Jay Wright flicked on the game film to watch his team's game against Seton Hall. Time and again, the Villanova coach was struck by the play of Will Sheridan, marveling at the senior's veritable highlight film from start to finish.
"He was just unbelievable," Wright said.
Casual observers this season often have lamented via e-mail that Sheridan isn't doing enough, that a senior who is averaging just 5.6 points and 5.1 rebounds per game should be replaced in the starting lineup by someone who provides more of a scoring threat.
Take the Seton Hall game that Wright was going on about. Sheridan took one field goal and made it and sank two free throws for a grand total of four points.
It said so right there on the box score.
But what people criticizing Sheridan are missing is what's not right in front of their eyes. He has never been a box-score stuffer and his value to a team is rarely measured on a piece of paper. That's not some sort of backhanded compliment but rather legitimate praise for a guy who sets the screens so Mike Nardi can sink his pretty three-pointers or who dives on the loose ball to set up Scottie Reynolds on a fastbreak.
Call it what you want - dirty work, whatever, Sheridan does it all.
"We probably have younger guys who are more talented than him, but he just brings so much more to the table," Wright said. "He's our glue."
Tomorrow afternoon, the glue will have some sticking to do as a streaking Georgetown team rides big man Roy Hibbert into the Wachovia Center for a noon battle. The Hoyas (19-5, 9-5 Big East) have won eight in a row and Hibbert has been the reason, averaging 16.8 points in that run. The last time he faced Villanova (18-7, 6-5), though, he didn't even take a shot. That's in part because Sheridan, who had another ho-hum box-score game with four points and four rebounds, treated Hibbert like his long-lost Siamese twin.
It takes a unique person to accept a sort of behind-the-scenes role in a world where everything is measured by statistics. Sheridan, a self-described old soul who thought nothing of schlepping his elementary-school self for a 15-minute walk across town and onto a city bus to get to school, is just that person.
Nicknamed Bump before he was born because he never could quite sit still in utero, Sheridan hasn't exactly changed. Deciding his basketball scholarship would offer more than just a ticket to the gym, he has used his hoops highway as a path to all sorts of other avenues. A regular on the university's orientation staff, he also has served on the presidential inauguration committee, the Student-Athlete Advisory Council and just this summer, represented Villanova at the NCAA Leadership Conference, joining an elite group handpicked by the NCAA to discuss key issues as they relate to student-athletes.
When that was over, he paid his own way to Europe to play on a team of Pennsylvania college all-stars just so he simply could see more of the world.
Cerebral without being condescending, Sheridan can break down game film but also can wax eloquent on student-athletes as "all body, no voice," the theme to his senior project completed last semester.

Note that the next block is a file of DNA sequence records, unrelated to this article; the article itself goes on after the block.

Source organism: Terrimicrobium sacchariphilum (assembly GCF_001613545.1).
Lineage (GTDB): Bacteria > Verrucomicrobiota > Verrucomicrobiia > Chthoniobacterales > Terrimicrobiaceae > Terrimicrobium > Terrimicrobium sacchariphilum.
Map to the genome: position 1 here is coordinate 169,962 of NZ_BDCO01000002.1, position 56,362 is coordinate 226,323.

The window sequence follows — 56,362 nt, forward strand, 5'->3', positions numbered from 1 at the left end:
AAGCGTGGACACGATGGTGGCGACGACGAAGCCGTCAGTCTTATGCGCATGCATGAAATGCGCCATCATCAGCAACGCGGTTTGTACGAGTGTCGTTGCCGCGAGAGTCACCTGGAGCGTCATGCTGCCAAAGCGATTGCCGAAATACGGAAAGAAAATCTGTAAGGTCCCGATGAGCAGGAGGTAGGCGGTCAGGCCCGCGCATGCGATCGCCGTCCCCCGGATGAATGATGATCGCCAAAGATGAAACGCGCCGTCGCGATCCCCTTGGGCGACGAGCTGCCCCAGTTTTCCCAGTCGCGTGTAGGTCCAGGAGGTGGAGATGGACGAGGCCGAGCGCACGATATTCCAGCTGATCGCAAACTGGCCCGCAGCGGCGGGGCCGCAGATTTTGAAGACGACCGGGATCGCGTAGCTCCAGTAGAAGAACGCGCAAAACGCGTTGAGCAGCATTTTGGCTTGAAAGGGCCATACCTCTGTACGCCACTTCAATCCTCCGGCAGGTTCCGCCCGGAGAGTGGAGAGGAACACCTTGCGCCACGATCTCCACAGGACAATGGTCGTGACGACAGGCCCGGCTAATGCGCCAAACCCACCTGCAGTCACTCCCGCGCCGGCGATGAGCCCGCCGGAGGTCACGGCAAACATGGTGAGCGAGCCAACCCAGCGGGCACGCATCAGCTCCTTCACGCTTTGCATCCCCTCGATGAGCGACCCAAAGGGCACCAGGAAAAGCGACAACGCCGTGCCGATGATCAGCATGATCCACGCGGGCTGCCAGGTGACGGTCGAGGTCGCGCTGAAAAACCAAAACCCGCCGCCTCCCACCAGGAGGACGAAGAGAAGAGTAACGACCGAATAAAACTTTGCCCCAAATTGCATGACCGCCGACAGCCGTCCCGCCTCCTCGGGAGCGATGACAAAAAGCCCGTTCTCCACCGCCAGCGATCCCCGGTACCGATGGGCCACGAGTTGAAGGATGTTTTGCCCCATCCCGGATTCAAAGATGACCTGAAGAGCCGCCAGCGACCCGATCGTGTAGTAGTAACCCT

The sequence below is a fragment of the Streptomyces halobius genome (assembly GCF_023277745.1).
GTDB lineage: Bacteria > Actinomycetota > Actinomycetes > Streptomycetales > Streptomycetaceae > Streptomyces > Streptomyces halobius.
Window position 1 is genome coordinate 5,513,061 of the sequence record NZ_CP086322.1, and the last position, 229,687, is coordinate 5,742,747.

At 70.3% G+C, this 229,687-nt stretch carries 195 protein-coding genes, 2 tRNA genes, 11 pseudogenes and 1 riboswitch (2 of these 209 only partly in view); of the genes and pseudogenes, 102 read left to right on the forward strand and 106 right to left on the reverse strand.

Wright knew he was getting a good player when he recruited Sheridan out of Delaware's Sanford School. Named the state's player of the year in both his junior and senior years, Sheridan was known as a banger, a guy who wasn't afraid to sacrifice his body for the good of the team. But even Wright was stunned at just how blue Sheridan's collar was.
"He came in with a maturity level that was just amazing to us all," Wright said. "With all of our guys, we wonder how they'll pick stuff up, their attitude because it's hard at first. From the second day, he just got it. I never have to yell at him about playing every possession. He just does it."
He also gets that some people don't get him, that they think he's underachieving. Even his own close friends and family have fretted that he might not get a chance to play professionally if he doesn't start getting greedy and padding his resume with double-digit scoring nights.
Sheridan is more than capable. He has added a reliable 15-foot jumper to his game and has gone for as many as 23 in his career but he also understands and more important, accepts, what he's supposed to do.
"Just like you can't have five of me out there, passing, passing, passing, you can't have five guys who all want the ball," Sheridan said. "There wouldn't be enough ball to go around."
That's not to say he doesn't have his moments. Sheridan says he doesn't care what people think, was never annoyed when people last year kept going on about the four guards, turning him, the fifth starter, into Pete Best, the forgotten Beatle.
While he gets it - "the four guards, that was a good story," the communications major who has eyes on a possible journalism career said - it also understandably can get to him.
"I mean, those people who say I don't score a lot or whatever, ask them how many charges do I take in a game? How many steals do I have? How many blocked shots?" Sheridan said. "Of course I'm human, I'm a ballplayer so I'd love to go out there and be the man, be on the highlights and all that."
But as everyone else lingers over box scores Sheridan has learned to direct his attention to another stat.
In his 4 years at Villanova, the Wildcats are 88-37.